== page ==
http://vancouver.ca/parks/info/plann...plan/index.htm

Lots of recommendations, so it's worth a read. Some notable ideas:
- open up some new routes to create some shorter loops on the eastern side of the park
- upgrade Rawlings trail to help people get to Third Beach without cycling the wrong way on the Seawall
- divert the bike path around the water park entirely by using the bridge (great idea)
- fully separate bikes and pedestrians on the path from English Bay to Second Beach (this is long overdue)
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  #2248  
Old Posted Feb 11, 2012, 4:59 AM
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Quote:
Originally Posted by DKaz View Post
Where's that website for bicycles in bike lanes?

Photo by me.
haha - i was standing outside the dunsmuir entrance last night and there was a very expensive car using the bike lane right behind them was a police car - they flashed the lights but they didn;t get out to stop the car they turned onto granville and the car just went off

they have should ticketed him at least
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  #2249  
Old Posted Feb 18, 2012, 3:09 AM
YVR Bruce YVR Bruce is offline
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Active Transit v Overactive Transit

It appears not to be a good idea to hold up bus traffic in the UK.
From today's Guardian.....

http://www.guardian.co.uk/uk/video/2...t-attack-video

Some would use this to support segregated traffic. Others stiffer sentences.

I believe that is not enought; spending is needed to ensure reasonable auto facilities are also provided. For instance, the Dunsmuir Viaduct is now often badly snarled, and calls for more creative work to allow bikes and car throughput. How 'bout a suspended bike lane off the north side of the deck, with more work on Dunsmuir or Pender to keep it all moving?
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  #2250  
Old Posted Feb 20, 2012, 2:55 AM
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17 month sentence is fairly long, could be longer though. Horrible act of violence from a so called "professional driver". There should be separate bike lanes, the left lane was empty at the time of the incident. Lets face the facts that separate bike lanes, traffic lanes, sidewalks are best. Just read over this website blog from the Netherlands.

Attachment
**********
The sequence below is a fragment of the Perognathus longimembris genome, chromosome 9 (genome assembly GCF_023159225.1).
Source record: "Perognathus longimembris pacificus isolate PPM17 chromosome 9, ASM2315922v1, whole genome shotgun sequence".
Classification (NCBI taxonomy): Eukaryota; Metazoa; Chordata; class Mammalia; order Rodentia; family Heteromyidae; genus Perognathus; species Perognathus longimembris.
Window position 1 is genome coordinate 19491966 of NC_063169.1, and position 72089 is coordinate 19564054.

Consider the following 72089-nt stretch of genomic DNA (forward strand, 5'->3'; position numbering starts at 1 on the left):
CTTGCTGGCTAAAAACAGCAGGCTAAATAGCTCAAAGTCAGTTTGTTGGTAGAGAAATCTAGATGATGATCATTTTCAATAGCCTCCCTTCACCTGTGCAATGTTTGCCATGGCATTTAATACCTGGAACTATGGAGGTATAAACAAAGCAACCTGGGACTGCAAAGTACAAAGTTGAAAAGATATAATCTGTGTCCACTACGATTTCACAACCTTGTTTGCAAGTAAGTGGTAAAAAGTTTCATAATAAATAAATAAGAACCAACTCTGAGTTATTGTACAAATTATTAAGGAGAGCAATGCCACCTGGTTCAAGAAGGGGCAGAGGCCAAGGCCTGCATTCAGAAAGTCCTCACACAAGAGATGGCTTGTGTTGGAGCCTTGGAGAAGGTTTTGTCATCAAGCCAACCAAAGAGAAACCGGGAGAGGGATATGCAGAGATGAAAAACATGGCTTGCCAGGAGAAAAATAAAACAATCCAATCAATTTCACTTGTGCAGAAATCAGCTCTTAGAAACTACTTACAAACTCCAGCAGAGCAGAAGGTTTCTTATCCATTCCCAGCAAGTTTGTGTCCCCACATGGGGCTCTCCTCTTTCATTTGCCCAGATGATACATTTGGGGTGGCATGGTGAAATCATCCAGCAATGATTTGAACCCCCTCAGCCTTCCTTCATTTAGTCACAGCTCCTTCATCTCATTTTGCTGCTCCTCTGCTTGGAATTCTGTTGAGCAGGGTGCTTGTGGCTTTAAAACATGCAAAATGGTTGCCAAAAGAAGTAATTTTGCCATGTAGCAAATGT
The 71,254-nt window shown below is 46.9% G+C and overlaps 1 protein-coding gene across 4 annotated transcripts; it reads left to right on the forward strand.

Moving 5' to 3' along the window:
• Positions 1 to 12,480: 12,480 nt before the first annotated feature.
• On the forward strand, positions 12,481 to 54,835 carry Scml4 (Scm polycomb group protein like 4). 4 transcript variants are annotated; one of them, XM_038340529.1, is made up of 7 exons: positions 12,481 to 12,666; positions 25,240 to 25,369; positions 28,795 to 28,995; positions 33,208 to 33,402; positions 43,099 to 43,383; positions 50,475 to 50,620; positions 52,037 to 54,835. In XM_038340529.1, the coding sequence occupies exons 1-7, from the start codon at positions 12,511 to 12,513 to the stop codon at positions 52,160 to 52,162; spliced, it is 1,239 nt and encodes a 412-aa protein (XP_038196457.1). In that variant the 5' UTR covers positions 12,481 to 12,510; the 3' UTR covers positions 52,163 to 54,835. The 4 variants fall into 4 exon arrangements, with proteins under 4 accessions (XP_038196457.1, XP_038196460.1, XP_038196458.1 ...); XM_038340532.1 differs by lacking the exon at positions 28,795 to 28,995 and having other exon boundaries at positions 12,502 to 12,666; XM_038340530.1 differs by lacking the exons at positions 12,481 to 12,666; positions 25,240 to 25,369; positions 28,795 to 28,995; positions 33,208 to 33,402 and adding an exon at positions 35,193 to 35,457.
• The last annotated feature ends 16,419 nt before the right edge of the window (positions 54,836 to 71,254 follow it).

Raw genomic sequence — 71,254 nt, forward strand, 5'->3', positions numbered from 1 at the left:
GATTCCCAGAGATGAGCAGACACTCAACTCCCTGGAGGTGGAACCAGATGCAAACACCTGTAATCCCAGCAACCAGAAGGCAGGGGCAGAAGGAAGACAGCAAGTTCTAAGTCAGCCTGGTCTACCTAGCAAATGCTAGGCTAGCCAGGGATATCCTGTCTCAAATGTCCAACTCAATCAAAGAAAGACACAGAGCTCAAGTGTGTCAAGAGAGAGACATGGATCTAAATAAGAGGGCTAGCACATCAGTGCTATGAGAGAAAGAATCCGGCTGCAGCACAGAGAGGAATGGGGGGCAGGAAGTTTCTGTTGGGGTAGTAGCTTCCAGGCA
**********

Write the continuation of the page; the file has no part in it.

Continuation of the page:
http://hembrow.blogspot.com/

As for Dunsmuir Viaduct I think it is fine like it is. Cantilevering bike lanes more than the width of the inadequate width like the ones on the Alex Fraser seems difficult. Is it even possible to have 3m + width? It is worth investigating though. Rogers Arena sidewalk areas would get in the way I would think.
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  #2251  
Old Posted Mar 2, 2012, 11:24 PM
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This is an important bicycle link for Surrey and the region. Please help out!
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!!!HELP - SOS!!!

Regarding: URGENT & IMPORTANT: Public Hearing on March 12, 2012 in Surrey City Hall

Hello,

Cyclists have long been waiting for the connection of two segments of a major bicycle path the "Green Timbers Tynehead Powerline trail. This trail then turns north towards the City center at 138th Street.

The missing Section is near the hospital between 94A Avenue and 99 Avenue/Fraser Highway. This section really needs to be completed since there is a great amount of car traffic near the hospital. Furthermore, once complete, this will connect King George Skytrain, The city Center with Walnut Grove Langley. Eventually this path could connect with the BC Park Way trail and become the MAJOR BICYCLE HIGHWAY from Vancouver to Langley.

THE ISSUE IS that there is a proposal to use the land need for this path, under the powerline for hospital parking. This will increase the number of cars on the smaller street 138th and leave cyclists confused who do not the route well. Although, this proposal is temporary, often temporary permits are quickly renewed each year. Once Parking on this land has been there it will be harder to take the land back from the automobile to provide for cyclists! (There is also a sensitive stream near by that feeds into salmon habitat.)

There is a process to ask the city to ask a land developer to build infrastructure that is needed in order to get approval.

Please consider this issue and consider trying to walk or to bicycle from the North Powerline Path at 100 Avenue ( Between 140th Street & 138th ish) to the southern path at 94A Avenue and 138th Street.